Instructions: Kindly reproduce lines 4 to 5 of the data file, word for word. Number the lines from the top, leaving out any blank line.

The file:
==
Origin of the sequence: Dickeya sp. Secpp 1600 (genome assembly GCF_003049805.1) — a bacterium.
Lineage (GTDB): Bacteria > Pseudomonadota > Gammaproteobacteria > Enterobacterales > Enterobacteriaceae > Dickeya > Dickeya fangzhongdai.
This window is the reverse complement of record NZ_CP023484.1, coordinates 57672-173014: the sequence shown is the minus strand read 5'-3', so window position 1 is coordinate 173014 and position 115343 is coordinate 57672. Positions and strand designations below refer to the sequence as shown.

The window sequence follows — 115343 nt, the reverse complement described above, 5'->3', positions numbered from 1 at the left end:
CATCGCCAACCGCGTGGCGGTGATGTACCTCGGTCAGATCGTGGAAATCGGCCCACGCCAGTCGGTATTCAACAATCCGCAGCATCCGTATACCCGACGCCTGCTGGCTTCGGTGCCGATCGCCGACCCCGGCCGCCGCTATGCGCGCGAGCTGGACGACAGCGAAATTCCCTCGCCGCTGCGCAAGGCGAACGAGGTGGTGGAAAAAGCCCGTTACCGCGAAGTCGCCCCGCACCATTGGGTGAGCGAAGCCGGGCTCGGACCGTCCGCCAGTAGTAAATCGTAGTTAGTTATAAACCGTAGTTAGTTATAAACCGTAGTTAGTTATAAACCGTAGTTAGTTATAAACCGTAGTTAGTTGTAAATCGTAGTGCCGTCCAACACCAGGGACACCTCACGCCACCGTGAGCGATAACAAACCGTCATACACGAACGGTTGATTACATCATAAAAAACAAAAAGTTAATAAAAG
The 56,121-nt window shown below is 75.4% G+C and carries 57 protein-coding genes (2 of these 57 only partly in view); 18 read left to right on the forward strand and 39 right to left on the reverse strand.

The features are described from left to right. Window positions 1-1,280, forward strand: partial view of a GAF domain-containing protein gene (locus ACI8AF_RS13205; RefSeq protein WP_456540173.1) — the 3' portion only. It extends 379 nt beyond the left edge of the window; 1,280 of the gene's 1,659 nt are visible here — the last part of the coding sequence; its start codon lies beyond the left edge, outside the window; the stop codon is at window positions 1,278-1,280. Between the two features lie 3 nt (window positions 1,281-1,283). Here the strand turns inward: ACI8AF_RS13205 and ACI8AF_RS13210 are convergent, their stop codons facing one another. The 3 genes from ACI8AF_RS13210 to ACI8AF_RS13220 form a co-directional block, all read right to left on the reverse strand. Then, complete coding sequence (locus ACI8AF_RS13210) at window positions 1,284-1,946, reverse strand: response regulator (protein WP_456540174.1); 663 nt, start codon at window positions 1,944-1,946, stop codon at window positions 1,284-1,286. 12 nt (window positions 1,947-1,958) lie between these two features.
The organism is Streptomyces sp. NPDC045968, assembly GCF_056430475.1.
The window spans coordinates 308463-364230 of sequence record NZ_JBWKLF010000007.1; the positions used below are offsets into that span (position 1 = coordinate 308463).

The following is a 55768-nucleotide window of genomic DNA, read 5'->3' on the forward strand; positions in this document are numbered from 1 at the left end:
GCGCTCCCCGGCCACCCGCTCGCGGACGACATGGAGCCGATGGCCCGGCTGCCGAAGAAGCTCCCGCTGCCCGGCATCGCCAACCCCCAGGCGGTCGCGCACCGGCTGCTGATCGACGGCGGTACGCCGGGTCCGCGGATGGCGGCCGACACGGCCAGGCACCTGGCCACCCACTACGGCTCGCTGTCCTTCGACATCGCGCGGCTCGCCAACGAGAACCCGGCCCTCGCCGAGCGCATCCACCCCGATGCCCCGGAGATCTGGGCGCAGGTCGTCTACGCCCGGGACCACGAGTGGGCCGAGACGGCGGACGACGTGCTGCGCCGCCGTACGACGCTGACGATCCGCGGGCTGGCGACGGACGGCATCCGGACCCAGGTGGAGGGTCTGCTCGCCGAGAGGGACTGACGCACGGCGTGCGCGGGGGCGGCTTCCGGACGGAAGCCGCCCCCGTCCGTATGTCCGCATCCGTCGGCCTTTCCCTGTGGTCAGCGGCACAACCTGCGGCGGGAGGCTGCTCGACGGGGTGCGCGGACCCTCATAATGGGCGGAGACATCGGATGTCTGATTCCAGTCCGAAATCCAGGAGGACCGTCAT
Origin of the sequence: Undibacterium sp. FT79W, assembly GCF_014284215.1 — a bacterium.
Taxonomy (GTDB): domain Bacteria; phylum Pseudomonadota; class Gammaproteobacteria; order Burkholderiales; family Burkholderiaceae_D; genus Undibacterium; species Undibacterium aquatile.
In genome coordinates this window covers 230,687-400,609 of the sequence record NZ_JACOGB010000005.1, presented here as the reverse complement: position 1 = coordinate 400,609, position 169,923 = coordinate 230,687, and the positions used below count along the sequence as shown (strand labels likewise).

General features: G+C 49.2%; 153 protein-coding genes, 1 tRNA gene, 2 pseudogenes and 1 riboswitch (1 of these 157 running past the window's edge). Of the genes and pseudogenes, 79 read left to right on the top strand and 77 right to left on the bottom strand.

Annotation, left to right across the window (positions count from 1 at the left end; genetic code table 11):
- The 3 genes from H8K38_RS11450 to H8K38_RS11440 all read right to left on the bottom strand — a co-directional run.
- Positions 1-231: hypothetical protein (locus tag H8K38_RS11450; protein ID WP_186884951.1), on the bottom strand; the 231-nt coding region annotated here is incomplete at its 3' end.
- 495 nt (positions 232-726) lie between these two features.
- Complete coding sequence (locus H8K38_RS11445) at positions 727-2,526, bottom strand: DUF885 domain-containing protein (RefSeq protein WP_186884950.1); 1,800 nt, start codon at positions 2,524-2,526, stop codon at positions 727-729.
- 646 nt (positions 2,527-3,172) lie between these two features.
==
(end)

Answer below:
The window sequence follows — 115343 nt, the reverse complement described above, 5'->3', positions numbered from 1 at the left end:
CATCGCCAACCGCGTGGCGGTGATGTACCTCGGTCAGATCGTGGAAATCGGCCCACGCCAGTCGGTATTCAACAATCCGCAGCATCCGTATACCCGACGCCTGCTGGCTTCGGTGCCGATCGCCGACCCCGGCCGCCGCTATGCGCGCGAGCTGGACGACAGCGAAATTCCCTCGCCGCTGCGCAAGGCGAACGAGGTGGTGGAAAAAGCCCGTTACCGCGAAGTCGCCCCGCACCATTGGGTGAGCGAAGCCGGGCTCGGACCGTCCGCCAGTAGTAAATCGTAGTTAGTTATAAACCGTAGTTAGTTATAAACCGTAGTTAGTTATAAACCGTAGTTAGTTATAAACCGTAGTTAGTTGTAAATCGTAGTGCCGTCCAACACCAGGGACACCTCACGCCACCGTGAGCGATAACAAACCGTCATACACGAACGGTTGATTACATCATAAAAAACAAAAAGTTAATAAAAG